We’re covering coronavirus predictions today and possible impact to society. If you are feeling fragile, if you’re not sure you can handle all the uncertainty — which is a legit reaction!! — then please skip today’s post. We’re going to talk about some possibilities for our future that may trigger anxiety.
We believe it’s much better to be INFORMED using FACTS and to rely on experts who study these subjects, but sometimes, it creates a lot of emotion that can become difficult to handle. PLEASE TALK TO SOMEONE if you’re feeling really stressed out right now. The Crisis Text Line is available: text HOME to 741741 for free support.
Kinda wish we hadn’t been quite so prescient in this post from 2017, where we said this about the idea of going to Harvard Business School in order to launch a company:
And we’re in flush times as far as VCs and angels goes right now. At some point there WILL be a downturn. At some point those markets WILL dry up.
If that happens all of a sudden in a crash when you’re in the middle of a fundraising cycle… which it very well could if you’re going to be starting your company as part of your studies in the Class of 2020… well, all bets are off.
Well now what?
Here we are, with the Class of 2020 ready to head out into the world with their shiny new degrees and prestigious new jobs. Or, they’re in the midst of launching that company that they dreamed up two years back.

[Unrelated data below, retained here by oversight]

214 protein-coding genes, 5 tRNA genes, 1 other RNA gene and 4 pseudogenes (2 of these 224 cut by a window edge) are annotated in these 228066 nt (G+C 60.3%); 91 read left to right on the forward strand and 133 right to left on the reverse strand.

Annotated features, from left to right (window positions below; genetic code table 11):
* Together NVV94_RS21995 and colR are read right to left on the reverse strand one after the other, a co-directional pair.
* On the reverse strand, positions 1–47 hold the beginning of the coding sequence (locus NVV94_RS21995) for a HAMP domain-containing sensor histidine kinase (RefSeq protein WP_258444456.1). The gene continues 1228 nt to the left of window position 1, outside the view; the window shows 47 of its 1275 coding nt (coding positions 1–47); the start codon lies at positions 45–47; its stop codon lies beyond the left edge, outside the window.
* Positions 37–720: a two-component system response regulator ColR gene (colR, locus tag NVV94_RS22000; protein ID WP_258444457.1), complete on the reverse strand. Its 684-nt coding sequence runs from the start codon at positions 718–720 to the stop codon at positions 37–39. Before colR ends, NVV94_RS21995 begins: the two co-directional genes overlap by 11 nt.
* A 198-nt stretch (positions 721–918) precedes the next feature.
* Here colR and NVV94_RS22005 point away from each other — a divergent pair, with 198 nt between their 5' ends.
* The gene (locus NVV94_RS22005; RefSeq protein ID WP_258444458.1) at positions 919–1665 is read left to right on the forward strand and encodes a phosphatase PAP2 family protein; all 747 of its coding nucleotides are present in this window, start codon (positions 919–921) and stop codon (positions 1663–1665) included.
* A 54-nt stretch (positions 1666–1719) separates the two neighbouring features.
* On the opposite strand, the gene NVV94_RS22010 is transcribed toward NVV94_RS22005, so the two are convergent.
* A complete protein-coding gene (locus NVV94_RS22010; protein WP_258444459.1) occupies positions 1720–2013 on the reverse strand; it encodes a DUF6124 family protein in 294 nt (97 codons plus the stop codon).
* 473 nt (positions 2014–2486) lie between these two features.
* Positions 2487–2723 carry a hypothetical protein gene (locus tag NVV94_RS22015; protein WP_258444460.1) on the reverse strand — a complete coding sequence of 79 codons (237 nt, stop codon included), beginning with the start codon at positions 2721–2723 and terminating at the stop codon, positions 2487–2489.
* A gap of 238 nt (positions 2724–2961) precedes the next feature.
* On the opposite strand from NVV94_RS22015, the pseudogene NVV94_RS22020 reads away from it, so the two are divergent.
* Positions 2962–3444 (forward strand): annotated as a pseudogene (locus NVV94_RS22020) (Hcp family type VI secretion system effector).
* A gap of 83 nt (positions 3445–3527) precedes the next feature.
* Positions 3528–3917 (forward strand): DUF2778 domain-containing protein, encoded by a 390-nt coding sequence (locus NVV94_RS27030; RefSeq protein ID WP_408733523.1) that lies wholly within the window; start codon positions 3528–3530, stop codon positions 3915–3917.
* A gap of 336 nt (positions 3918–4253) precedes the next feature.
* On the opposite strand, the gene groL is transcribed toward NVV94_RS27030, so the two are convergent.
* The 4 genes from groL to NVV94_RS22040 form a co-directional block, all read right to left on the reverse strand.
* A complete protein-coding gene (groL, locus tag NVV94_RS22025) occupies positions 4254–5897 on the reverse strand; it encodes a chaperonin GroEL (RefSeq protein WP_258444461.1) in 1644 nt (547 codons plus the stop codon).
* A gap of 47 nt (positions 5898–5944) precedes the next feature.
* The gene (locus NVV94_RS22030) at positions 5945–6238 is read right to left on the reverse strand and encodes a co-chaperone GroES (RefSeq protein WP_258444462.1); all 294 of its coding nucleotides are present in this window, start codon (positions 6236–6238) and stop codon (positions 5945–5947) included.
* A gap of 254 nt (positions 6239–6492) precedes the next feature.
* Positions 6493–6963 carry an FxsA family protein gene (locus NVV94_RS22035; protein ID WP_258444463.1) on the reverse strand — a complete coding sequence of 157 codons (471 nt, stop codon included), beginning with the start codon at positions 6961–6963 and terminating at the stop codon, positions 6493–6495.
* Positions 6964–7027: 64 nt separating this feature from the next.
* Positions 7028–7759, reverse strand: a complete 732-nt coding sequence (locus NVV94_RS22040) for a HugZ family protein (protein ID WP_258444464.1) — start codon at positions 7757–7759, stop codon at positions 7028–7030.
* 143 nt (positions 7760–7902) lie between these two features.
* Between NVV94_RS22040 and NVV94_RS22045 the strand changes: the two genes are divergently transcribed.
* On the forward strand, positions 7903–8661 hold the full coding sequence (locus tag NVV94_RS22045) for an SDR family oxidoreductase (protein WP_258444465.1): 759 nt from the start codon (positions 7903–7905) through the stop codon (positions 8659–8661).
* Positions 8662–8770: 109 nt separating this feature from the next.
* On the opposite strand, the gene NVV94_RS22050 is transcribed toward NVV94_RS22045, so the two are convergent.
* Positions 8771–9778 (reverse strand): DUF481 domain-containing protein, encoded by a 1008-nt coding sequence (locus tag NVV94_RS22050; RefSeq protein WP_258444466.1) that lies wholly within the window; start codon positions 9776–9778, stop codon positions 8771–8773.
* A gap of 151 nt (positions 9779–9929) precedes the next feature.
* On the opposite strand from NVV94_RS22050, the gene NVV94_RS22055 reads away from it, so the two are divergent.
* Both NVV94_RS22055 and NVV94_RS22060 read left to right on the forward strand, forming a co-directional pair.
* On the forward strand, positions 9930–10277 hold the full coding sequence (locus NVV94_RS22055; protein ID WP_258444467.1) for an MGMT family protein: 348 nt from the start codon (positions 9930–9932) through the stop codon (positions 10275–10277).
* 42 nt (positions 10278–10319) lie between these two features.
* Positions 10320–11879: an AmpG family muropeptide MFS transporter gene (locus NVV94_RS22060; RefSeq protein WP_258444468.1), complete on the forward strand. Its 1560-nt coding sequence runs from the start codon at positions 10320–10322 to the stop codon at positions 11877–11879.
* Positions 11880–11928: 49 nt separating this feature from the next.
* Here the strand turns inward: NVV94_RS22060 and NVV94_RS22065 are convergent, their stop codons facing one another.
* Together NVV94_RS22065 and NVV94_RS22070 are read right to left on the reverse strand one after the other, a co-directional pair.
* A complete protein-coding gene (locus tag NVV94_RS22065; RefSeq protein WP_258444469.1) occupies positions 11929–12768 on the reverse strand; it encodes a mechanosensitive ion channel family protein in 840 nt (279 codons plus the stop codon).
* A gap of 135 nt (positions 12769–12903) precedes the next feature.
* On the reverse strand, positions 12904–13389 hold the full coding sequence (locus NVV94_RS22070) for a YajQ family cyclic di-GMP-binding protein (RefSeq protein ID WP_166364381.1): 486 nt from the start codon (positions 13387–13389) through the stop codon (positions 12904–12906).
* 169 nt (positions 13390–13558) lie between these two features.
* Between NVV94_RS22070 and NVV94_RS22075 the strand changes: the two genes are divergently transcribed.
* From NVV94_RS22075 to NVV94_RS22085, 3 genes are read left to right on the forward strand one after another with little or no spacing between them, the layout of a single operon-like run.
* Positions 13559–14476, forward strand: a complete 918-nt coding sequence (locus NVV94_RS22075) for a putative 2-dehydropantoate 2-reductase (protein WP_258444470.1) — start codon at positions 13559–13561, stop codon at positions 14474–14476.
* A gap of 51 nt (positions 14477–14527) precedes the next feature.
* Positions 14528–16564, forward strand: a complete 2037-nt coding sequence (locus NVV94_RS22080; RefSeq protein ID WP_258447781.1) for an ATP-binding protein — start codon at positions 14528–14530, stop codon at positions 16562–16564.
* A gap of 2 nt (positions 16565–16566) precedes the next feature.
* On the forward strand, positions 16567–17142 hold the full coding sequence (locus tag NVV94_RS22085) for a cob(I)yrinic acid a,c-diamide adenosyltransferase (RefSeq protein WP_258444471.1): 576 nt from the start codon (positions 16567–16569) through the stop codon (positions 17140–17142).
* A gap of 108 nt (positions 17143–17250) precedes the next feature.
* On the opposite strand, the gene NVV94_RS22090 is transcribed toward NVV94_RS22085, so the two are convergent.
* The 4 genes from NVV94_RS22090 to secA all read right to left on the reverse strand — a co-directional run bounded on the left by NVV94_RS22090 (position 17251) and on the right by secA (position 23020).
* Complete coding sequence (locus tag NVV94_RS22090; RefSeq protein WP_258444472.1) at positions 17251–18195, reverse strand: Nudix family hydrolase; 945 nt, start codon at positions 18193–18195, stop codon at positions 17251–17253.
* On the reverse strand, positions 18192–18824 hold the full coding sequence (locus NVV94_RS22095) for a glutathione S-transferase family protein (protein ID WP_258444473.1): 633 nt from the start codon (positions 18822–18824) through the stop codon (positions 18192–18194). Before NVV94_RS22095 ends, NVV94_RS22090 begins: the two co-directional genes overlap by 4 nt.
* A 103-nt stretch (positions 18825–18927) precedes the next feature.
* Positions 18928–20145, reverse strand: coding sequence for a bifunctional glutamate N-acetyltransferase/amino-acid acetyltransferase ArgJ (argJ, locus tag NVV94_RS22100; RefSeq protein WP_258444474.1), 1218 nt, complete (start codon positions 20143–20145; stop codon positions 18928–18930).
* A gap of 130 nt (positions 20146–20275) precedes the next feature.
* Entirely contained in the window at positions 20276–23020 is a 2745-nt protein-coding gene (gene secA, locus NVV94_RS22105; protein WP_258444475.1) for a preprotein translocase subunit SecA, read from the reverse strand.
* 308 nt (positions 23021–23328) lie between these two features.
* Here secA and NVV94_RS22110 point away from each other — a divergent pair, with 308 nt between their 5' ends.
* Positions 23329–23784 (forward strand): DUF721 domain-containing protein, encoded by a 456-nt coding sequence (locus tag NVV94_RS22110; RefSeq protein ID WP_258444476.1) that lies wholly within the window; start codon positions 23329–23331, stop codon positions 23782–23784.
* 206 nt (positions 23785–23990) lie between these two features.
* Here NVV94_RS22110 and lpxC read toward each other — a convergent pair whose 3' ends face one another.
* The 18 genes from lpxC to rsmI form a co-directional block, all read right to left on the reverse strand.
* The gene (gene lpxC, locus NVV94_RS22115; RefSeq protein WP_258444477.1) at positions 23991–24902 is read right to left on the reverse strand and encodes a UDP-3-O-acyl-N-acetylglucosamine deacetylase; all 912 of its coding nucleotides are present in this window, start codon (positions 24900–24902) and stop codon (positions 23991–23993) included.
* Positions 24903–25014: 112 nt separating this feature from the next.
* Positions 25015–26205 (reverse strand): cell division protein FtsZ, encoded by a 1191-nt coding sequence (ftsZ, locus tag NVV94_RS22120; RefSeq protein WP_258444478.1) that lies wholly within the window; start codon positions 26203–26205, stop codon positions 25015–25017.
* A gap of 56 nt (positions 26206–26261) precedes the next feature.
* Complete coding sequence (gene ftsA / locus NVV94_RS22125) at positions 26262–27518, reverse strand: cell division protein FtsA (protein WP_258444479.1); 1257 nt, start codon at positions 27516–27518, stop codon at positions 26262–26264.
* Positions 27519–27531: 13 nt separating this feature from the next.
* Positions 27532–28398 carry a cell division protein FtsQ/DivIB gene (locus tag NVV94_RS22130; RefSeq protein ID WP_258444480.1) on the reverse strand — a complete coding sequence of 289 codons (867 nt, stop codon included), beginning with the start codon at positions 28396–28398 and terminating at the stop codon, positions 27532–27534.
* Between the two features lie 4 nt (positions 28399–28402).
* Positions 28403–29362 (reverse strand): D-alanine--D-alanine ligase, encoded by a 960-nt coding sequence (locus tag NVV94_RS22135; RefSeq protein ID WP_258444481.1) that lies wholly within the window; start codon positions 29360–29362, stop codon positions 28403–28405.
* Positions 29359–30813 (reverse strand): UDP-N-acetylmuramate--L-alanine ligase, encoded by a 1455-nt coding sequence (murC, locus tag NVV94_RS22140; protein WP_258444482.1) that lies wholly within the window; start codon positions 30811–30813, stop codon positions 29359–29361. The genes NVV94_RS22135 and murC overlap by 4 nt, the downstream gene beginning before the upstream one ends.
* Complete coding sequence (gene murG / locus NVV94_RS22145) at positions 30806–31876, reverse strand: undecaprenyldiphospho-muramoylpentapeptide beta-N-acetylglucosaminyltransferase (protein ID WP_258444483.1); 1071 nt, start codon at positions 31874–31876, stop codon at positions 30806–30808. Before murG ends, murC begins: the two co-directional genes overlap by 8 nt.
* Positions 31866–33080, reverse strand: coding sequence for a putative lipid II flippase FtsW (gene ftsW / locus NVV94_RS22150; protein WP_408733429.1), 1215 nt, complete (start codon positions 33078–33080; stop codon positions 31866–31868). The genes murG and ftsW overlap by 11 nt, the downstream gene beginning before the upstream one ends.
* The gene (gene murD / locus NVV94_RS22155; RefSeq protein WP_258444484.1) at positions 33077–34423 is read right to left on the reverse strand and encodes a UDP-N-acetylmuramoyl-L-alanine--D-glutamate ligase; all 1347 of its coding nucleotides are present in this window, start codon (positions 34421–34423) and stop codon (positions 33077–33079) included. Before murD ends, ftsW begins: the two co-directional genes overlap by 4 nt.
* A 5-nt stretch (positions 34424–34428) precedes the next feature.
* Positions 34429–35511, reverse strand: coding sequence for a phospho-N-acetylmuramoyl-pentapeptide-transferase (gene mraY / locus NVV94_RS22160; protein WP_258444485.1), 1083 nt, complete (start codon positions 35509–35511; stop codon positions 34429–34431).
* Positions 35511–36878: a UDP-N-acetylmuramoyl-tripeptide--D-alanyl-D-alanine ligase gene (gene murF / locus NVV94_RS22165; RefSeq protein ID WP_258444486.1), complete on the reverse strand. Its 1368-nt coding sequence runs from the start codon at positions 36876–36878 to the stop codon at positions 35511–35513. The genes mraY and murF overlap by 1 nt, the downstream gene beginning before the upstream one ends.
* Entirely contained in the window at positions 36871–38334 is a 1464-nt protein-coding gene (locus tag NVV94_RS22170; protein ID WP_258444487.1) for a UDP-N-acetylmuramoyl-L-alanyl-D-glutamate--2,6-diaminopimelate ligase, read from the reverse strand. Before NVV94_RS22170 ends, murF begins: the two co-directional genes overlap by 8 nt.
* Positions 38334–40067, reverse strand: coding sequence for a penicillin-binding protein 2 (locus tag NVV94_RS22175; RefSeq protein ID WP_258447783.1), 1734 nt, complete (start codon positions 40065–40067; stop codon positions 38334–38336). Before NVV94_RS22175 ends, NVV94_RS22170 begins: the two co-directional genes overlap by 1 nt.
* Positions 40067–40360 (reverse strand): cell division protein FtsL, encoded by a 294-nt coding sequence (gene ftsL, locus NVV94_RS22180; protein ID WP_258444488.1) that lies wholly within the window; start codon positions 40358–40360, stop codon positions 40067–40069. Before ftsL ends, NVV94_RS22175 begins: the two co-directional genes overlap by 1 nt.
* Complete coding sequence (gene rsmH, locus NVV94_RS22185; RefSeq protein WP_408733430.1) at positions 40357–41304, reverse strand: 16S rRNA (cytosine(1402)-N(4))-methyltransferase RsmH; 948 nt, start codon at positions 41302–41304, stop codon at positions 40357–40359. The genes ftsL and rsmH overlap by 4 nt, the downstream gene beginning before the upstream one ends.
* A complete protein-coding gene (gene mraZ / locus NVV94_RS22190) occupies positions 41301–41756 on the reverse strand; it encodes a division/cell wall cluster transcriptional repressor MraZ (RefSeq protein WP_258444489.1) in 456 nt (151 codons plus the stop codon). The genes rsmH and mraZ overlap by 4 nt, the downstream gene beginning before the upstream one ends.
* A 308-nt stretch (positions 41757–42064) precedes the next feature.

How is the radical change to the economic landscape going to affect those folks?
If you’re a founder of a startup, then it’s likely already affected you, at least it has if you’re in the market for capital.
If you’re any wise businessperson or manager with any foresight at all, you’re looking for ways to cut back and conserve cash.
If you’re one of the big behemoth employers of MBA talent: You’re likely in wait-and-see mode right now.
Many, many second-year students at many, many business schools entered January with some sweet plans for 2020. They had locked up a job offer after spending their summer at an internship; they have a commitment from their future employer with a hefty hiring bonus and an amazing package of perks. They have just a few classes to get through, most of which are electives, and then it’s all party-party-party and graduation, and then finally back into the real world, with a paycheck to welcome them. A very nice paycheck at that.
The real world has changed quite a bit since January.
If the 2008 economic collapse is any indication, then unfortunately what a lot of Class of 2020 grads have to look forward to is some rescinded job offers and major uncertainty.
You probably saw the jobs numbers that came out yesterday: 3.3 million Americans filed for unemployment benefits last week.
The prior record was 665,000 claims in one week.
Let’s let that sink in.
(Here’s what that looks like in comparison to history . Yes. It’s staggering. Chart preserved here on essaysnark server in case that link ever goes dead.)
We’ve also gotten word that there are many Silicon Valley companies that are not scaling back on their hiring. We keep seeing news of huge hiring pushes from companies like Amazon, WalMart, and CVS. There are healthcare companies like Genentech that are scrambling to fill positions.
So there are pockets in the economy where they can’t meet the need for more people. Hiring is happening as fast as they can find people to fill the positions.
And yet… It’s highly likely that when you had dreams of business school, you weren’t thinking about going to work for any of those companies. With the exception of Amazon of course, and that was only because you wanted to go into product management. You didn’t have in mind a warehouse job in an environment where there is not any personal protective gear available for those doing difficult, physically taxing work.